Alumnae advance nursing practice in this multicultural island nation

UM nursing alumnae Trisha Ebanks, Hazel Brown, Lizzette Yearwood, and Catherine Henning are health care colleagues at Cayman Islands Hospital

The Cayman Islands-a British colony consisting of three islands about 180 miles northwest of Jamaica - may be tiny in terms of land mass. But when it comes to optimizing the potential of nursing to improve the health of communities, several alumnae of the School of Nursing and Health Studies who live and work in this Caribbean nation are thinking big.

Hazel Brown, M.S.N. '87, serves as chief nursing officer of the Cayman Islands Health Services Authority and its flagship hospital in George Town (the system also includes another hospital and several clinics around the Caymans).

Lizzette (Howell) Yearwood, B.S.N. '92, is acting chief executive officer of the Health Services Authority. "UM transformed my perspective on health care delivery," says Yearwood, who is pursuing a master's degree in health administration. "In my current position I'm able to advance quality patient care through policy development and administration. It's exciting to be able to give back to the profession that has given me so much."


We're looking to bring a new level of critical analysis to the way nursing is practiced here and to develop the next generation of nursing leaders.


Alumnae of the school who provide clinical care at Cayman Islands Hospital include emergency department nurse Trisha Ebanks, B.S.N. '01; pediatric nurse Catherine Henning, B.S.N. '01; and surgical nurse Lisa Robinson, B.S.N. '91. "I'm proud to tell people I graduated from UM, and I'm passionate about mentoring fellow nurses," says Henning, who is now pursuing a master's degree in nursing education online.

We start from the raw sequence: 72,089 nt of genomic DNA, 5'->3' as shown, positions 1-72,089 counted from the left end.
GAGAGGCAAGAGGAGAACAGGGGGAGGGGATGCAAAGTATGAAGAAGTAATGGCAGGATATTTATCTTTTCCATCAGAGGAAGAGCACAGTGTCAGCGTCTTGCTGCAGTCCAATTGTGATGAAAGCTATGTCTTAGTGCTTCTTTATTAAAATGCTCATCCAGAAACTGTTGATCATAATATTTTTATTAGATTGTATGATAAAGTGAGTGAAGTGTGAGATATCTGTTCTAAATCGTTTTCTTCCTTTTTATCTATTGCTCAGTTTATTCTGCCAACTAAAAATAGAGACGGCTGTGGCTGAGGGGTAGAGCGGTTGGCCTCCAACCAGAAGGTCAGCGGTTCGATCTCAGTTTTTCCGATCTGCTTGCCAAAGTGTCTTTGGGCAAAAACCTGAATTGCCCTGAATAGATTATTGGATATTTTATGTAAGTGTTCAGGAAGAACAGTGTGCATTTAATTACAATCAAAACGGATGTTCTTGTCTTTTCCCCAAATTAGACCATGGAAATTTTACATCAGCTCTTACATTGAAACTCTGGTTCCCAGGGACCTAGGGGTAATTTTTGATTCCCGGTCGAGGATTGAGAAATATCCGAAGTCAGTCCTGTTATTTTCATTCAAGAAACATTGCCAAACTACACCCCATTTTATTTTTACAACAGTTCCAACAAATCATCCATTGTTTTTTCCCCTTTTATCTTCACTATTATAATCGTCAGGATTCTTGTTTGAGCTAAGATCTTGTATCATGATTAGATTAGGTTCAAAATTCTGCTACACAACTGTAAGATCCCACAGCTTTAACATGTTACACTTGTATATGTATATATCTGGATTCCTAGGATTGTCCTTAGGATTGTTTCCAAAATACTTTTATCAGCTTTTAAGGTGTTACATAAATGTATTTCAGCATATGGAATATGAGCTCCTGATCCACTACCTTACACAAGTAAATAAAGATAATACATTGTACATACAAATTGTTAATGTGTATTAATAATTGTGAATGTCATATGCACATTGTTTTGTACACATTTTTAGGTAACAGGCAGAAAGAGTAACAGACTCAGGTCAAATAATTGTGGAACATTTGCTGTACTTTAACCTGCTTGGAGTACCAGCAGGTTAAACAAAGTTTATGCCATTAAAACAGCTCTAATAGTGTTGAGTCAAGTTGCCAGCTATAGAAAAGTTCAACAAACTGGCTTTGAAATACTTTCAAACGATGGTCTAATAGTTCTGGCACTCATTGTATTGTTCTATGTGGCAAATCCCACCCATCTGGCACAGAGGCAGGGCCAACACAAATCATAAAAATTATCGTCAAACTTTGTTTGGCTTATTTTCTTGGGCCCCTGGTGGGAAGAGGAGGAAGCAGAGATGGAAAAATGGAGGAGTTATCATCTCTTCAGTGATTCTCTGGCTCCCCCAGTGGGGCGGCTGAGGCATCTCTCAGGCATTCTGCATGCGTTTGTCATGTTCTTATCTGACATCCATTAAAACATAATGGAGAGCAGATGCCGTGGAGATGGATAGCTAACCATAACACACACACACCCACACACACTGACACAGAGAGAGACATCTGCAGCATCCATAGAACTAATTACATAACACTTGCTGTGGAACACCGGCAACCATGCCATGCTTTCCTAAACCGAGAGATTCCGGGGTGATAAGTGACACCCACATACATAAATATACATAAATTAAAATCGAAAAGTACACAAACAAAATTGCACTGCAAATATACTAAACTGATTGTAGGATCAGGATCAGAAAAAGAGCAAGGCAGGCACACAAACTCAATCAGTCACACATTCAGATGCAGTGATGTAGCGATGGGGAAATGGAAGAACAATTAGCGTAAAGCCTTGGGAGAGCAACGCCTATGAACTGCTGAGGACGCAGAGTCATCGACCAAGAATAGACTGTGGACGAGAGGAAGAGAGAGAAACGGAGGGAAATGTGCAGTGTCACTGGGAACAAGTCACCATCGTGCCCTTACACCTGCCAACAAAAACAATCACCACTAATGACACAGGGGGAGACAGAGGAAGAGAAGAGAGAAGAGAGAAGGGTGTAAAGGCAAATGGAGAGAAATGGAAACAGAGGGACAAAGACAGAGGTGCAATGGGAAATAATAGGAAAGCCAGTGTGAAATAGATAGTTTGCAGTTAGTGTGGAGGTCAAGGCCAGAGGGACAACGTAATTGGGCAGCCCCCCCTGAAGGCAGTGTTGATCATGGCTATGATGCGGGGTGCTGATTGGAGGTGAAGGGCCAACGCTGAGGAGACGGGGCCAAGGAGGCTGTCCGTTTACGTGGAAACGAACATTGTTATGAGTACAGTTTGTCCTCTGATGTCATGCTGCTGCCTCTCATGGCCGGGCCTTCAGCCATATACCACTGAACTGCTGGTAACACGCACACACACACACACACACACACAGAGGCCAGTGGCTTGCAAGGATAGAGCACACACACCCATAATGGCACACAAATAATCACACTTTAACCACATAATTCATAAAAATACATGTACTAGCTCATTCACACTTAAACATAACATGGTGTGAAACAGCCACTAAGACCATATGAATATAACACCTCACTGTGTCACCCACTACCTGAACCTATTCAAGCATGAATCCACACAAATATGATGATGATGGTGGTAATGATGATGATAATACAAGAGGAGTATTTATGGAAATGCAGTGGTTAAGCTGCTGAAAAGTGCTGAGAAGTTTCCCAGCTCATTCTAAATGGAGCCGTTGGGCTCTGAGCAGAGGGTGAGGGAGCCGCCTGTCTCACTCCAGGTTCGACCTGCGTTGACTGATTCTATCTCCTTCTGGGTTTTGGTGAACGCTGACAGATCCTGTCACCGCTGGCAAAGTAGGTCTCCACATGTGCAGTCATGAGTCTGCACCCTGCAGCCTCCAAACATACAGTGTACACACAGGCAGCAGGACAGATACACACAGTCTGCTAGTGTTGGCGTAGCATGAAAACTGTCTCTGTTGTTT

In recent years, Brown has sought to focus health education and resources on the growing problem of child obesity, as prevalent in the Caymans as it is in the U.S. "It will take several years to see real change," she says, "but there is a growing awareness." Another key goal is the development of a program that will enable the nation's practicing nurses to earn their B.S.N. online.

Brown was also instrumental in the conversion of the health authority to an electronic recordkeeping system and in the organization of the country's second annual nursing conference, which drew nearly 300 attendees. "We're looking to bring a new level of critical analysis to the way nursing is practiced here and to develop the next generation of nursing leaders," she says.

No nation of any size could ask for better role models than these proud and highly productive alumnae.